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In this lesson, we'll be discussion cat and dog snake bites. We'll get into the four types of venomous snakes present in the U.S. and the four general toxins that those snakes' venoms contain, each coming with different sets of symptoms. At the end of the lesson, we'll share with you a link to a heartwarming story of one brave German shepherd who saved a child from a snake.

There are four types of venomous snakes living in the United States. These include:

  • Rattlesnakes
  • Copperheads
  • Cottonmouths
  • Coral snakes

Pro Tip #1: It's important to know what venomous snakes live in your area, so that you can be on the lookout for the signs and symptoms that are caused by a bite from that/those particular venomous snakes.

If you witness your pet being bitten by a snake or interacting with a snake, there's really little you can do in the way of providing first aid to your pet. However, what you can do that is equally important, if not more so, is to get a photo of the snake in question.

Warning: You don't need to get close to a snake to take its picture, and you can skip with the pleasantries and requests to say, cheese! Seriously, though, don't get so close that you might get bitten yourself.

In case it wasn't obvious, each venomous snake comes with its own antivenom. Which means knowing what type of snake bit your pet could save some time trying to figure it out blindly.

Snake Bite Myths to Ignore

This point really deserves its own heading, as there are more myths around treating snake bites than there are venomous snakes in the U.S. Here are a few common myths.

  1. Apply a tourniquet.
  2. Apply ice.
  3. Make an incision and suck out the venom.

While some of these may work in the movies, none of them are advisable or recommended, and this includes in people or pets who have been bitten by a poisonous snake.

Instead, the most important things you can do involve identifying the snake and transporting your pet to the veterinarian as quickly as you can. And if you cannot identify the snake, your vet may be able to help with that based on your pet's symptoms and the location of the country you're located in.

Warning: Even if you pet isn't showing any signs of a snake bite, after coming into contact with a snake, it's still important to get him or her to your vet. In many cases, it's very difficult, or even impossible, to identify the signs of a snake bite.

Signs and Symptoms of a Venomous Snake Bite

Obviously, not all snake bites will be witnessed. In these cases, it is important to become familiar with the signs and symptoms of a venomous snake bite, particularly for those venomous snakes in your area.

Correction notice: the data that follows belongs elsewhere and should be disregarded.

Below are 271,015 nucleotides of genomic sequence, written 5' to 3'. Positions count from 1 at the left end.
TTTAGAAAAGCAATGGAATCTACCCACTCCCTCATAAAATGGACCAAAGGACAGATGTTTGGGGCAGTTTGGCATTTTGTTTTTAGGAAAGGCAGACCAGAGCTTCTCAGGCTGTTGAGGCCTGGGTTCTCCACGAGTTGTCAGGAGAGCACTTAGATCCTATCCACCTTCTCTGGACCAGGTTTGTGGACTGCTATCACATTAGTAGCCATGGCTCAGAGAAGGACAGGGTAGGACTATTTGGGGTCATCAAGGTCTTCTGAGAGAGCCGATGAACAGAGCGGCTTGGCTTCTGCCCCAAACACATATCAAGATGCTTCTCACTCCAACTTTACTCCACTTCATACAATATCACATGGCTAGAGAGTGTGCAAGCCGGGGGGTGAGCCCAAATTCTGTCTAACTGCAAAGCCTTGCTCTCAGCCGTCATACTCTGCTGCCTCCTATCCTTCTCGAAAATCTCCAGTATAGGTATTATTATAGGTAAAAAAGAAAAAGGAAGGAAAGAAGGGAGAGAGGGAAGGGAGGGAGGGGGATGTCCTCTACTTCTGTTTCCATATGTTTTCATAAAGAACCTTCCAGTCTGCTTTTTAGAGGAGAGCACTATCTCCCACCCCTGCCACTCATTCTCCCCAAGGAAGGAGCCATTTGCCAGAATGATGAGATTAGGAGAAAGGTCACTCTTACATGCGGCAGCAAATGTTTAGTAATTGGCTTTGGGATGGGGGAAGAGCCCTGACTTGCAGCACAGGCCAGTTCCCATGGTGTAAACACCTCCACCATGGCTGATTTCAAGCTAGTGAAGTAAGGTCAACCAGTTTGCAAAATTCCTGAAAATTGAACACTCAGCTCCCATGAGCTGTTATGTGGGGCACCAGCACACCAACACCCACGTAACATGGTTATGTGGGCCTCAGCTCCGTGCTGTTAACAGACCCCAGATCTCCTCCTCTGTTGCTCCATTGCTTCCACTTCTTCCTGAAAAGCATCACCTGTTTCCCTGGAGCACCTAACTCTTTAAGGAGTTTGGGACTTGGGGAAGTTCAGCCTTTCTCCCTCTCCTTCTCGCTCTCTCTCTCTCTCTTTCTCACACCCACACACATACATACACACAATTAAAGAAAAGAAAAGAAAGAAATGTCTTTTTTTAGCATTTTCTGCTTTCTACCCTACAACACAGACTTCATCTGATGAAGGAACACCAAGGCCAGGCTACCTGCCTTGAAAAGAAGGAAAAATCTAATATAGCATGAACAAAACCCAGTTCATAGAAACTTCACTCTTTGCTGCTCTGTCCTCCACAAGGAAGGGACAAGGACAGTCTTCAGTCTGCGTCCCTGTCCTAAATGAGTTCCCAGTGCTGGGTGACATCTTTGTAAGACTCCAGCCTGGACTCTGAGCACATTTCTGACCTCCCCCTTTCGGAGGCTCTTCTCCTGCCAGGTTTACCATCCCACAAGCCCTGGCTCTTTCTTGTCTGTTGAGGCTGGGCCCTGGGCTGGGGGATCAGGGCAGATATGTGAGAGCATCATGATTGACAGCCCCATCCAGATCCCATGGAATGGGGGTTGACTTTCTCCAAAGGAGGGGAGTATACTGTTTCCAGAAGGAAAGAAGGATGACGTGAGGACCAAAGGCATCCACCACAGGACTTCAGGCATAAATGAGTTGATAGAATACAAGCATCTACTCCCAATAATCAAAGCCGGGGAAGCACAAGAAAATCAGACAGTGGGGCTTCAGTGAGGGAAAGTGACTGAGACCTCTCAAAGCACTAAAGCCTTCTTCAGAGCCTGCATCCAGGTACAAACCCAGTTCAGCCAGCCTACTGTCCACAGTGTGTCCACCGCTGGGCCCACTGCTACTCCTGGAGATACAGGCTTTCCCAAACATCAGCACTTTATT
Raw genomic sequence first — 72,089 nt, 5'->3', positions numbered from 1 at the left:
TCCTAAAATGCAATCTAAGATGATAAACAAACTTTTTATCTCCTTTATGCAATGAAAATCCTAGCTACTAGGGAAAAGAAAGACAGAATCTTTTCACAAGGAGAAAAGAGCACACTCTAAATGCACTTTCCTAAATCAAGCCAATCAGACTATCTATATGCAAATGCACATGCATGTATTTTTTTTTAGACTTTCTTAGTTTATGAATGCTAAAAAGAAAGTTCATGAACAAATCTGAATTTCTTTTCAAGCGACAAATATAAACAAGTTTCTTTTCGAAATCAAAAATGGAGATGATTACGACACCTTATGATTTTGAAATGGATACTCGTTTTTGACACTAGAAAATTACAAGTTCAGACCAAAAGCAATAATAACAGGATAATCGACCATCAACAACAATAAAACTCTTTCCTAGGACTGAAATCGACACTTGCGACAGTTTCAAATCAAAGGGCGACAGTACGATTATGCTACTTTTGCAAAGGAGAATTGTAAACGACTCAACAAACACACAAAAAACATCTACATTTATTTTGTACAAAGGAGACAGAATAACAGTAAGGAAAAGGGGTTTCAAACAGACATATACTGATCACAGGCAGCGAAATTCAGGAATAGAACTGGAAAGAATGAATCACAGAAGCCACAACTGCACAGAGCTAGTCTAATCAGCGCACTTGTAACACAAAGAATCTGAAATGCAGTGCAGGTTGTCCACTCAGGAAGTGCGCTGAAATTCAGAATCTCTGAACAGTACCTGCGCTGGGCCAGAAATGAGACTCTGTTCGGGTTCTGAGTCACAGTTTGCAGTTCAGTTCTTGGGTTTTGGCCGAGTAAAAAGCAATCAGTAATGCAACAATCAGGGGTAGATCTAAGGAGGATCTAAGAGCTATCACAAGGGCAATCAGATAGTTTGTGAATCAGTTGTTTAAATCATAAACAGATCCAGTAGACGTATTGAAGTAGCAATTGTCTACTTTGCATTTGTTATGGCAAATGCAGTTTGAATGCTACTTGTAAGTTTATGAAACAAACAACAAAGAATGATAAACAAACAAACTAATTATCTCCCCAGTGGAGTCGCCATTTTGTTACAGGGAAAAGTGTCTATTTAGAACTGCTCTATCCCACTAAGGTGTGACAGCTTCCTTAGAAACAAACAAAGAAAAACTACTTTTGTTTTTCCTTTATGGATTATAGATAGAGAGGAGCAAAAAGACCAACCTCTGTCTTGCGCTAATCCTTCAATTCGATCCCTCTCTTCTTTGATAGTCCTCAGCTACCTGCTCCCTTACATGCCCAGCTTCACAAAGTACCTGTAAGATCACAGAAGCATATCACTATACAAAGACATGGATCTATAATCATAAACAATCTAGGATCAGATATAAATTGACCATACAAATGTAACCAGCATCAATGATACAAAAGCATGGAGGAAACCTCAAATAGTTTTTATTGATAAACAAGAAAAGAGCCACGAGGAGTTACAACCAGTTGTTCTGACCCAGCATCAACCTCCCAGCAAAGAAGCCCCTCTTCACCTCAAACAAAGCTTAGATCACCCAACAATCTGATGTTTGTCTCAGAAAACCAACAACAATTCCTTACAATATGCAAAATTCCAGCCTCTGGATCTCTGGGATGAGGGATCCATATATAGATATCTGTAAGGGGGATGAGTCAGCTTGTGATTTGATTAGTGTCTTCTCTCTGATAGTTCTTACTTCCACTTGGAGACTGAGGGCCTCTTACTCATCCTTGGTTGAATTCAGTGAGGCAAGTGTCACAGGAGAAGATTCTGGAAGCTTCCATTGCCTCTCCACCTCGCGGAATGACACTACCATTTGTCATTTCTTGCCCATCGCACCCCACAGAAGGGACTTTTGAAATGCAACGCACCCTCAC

In general, there are four toxins contained within a snake's venom. And some snakes may have more than one type of toxin in its venom. These four toxins include:

  1. Neurotoxins. Signs of neurotoxins include weakness progressing to paralysis.
  2. Cardiotoxins. Signs of cardiotoxins include an abnormal heart rhythm and even a stoppage in heart function.
  3. Cytotoxins. Cytotoxins can cause local tissue damage, and the signs can be seen as swelling or bruising of the affected bite area.
  4. Hemotoxins. Hemotoxins can cause red blood cell destruction or lead to anemia or blood clotting disorder, and the signs can be seen as bleeding from the site of the bite.

Pro Tip #2: It's always important to watch your pet's behaviors and monitor his or her vital signs if you suspect a snake bite. If you spot any abnormalities, seek veterinary care immediately, even if you do not suspect a snake bite, which, by now, is a message you're used to hearing.

Treatment for Cat and Dog Snake Bites

Pets that are bitten by a venomous snake may require antivenom, fluid therapy, pain medications, or even a blood transfusion. And in some cases, multiple vials of antivenom will be needed, while in others, no antivenom will be necessary.

It's worth mentioning one more time – the signs of a venomous snake bite may not be obvious. But if you know that your pet has been around a venomous snake, it's important to have him or her monitored by a veterinary team as soon as possible, and generally for a day or two.

A Heart-Warming Story: Dog Saves Child from Snake

What do you get when you combine a Diamondback Rattlesnake (maybe the most dangerous snake in North America), a seven-year-old girl, and a courageous German Shepherd?

You get a short story worth reading: German Shepherd Dog saves Child from Snake.